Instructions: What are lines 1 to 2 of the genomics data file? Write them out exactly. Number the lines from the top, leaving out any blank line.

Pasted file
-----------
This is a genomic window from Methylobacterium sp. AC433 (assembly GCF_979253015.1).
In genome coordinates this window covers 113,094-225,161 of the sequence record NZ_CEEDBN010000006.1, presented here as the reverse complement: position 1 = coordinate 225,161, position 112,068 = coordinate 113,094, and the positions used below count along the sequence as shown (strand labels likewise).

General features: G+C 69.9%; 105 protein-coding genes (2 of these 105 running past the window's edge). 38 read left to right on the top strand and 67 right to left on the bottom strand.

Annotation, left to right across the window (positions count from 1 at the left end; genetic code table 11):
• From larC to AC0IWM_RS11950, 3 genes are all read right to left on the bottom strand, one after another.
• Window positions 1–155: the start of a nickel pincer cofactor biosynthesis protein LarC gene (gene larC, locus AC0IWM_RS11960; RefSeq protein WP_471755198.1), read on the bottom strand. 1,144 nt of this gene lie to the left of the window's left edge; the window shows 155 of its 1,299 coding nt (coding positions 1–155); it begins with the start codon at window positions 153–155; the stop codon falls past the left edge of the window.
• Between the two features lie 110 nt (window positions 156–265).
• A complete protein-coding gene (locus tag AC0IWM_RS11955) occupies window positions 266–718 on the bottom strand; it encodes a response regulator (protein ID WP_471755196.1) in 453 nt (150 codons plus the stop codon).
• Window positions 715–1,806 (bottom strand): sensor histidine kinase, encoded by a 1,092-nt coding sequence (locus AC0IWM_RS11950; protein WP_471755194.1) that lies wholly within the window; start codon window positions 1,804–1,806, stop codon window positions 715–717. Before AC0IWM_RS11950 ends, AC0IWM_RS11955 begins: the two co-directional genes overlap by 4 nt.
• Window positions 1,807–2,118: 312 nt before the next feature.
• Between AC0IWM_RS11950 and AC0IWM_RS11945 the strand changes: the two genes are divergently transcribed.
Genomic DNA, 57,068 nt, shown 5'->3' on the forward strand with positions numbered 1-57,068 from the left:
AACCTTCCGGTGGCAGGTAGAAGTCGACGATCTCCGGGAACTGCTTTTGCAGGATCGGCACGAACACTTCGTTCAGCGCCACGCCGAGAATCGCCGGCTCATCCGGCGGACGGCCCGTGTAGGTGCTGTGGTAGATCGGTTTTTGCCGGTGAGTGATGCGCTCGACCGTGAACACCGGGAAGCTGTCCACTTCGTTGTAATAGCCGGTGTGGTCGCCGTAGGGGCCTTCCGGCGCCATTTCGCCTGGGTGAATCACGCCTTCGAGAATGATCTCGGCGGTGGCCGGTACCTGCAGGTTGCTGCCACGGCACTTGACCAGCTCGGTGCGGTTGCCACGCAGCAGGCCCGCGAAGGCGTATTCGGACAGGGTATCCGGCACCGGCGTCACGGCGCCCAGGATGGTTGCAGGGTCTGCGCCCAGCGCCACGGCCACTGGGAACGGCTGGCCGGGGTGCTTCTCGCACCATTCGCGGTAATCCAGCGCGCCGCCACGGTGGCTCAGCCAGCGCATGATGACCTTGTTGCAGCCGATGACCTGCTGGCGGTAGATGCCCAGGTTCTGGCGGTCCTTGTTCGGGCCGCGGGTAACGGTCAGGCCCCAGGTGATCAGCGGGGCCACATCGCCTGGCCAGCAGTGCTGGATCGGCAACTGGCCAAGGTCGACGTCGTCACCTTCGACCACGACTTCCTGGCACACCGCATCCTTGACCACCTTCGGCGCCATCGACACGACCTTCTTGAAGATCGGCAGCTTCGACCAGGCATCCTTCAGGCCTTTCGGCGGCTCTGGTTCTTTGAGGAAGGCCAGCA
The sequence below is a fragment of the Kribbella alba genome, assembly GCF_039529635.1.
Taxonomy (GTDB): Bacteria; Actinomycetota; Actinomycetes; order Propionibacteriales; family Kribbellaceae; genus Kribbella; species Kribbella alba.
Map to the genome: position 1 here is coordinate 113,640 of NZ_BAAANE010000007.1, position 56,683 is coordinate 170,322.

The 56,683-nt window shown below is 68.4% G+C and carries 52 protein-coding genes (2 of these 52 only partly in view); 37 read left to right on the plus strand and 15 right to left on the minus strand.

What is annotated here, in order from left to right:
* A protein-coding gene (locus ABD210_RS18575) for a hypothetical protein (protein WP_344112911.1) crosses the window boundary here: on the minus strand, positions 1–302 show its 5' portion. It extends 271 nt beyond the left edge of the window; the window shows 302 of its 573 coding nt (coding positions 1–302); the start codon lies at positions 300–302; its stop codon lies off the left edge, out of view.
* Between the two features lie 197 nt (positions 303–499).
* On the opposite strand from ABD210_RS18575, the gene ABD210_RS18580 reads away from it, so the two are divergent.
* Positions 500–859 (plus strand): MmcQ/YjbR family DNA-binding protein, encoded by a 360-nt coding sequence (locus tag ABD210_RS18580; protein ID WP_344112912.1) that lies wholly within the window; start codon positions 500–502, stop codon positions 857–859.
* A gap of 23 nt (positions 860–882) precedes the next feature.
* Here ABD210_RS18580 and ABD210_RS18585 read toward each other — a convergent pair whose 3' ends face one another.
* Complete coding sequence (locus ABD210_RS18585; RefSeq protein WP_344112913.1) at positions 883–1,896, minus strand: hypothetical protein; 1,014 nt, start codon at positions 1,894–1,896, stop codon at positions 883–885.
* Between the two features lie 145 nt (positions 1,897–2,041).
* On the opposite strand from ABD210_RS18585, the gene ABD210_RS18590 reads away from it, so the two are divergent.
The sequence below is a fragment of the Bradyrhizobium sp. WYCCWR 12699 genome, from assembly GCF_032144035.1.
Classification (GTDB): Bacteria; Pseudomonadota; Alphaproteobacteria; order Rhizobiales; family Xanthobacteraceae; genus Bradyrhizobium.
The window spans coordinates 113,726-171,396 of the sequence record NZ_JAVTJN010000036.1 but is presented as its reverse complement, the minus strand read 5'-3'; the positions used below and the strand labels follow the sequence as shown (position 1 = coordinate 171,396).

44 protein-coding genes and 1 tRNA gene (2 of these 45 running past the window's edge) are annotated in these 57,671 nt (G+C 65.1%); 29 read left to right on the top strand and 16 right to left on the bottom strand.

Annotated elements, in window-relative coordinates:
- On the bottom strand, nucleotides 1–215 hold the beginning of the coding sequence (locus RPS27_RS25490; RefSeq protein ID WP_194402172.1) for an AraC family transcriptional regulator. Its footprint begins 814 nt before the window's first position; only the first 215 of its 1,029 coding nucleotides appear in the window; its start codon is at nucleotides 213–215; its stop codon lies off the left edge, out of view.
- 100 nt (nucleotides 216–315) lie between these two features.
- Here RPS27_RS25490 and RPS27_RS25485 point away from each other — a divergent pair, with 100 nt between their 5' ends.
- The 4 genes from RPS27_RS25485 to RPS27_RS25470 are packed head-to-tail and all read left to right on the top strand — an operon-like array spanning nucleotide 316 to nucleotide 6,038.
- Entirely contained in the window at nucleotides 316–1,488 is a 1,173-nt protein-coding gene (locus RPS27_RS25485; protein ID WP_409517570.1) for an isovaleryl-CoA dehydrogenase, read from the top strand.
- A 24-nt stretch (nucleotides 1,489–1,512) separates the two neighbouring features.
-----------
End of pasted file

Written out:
This is a genomic window from Methylobacterium sp. AC433 (assembly GCF_979253015.1).
In genome coordinates this window covers 113,094-225,161 of the sequence record NZ_CEEDBN010000006.1, presented here as the reverse complement: position 1 = coordinate 225,161, position 112,068 = coordinate 113,094, and the positions used below count along the sequence as shown (strand labels likewise).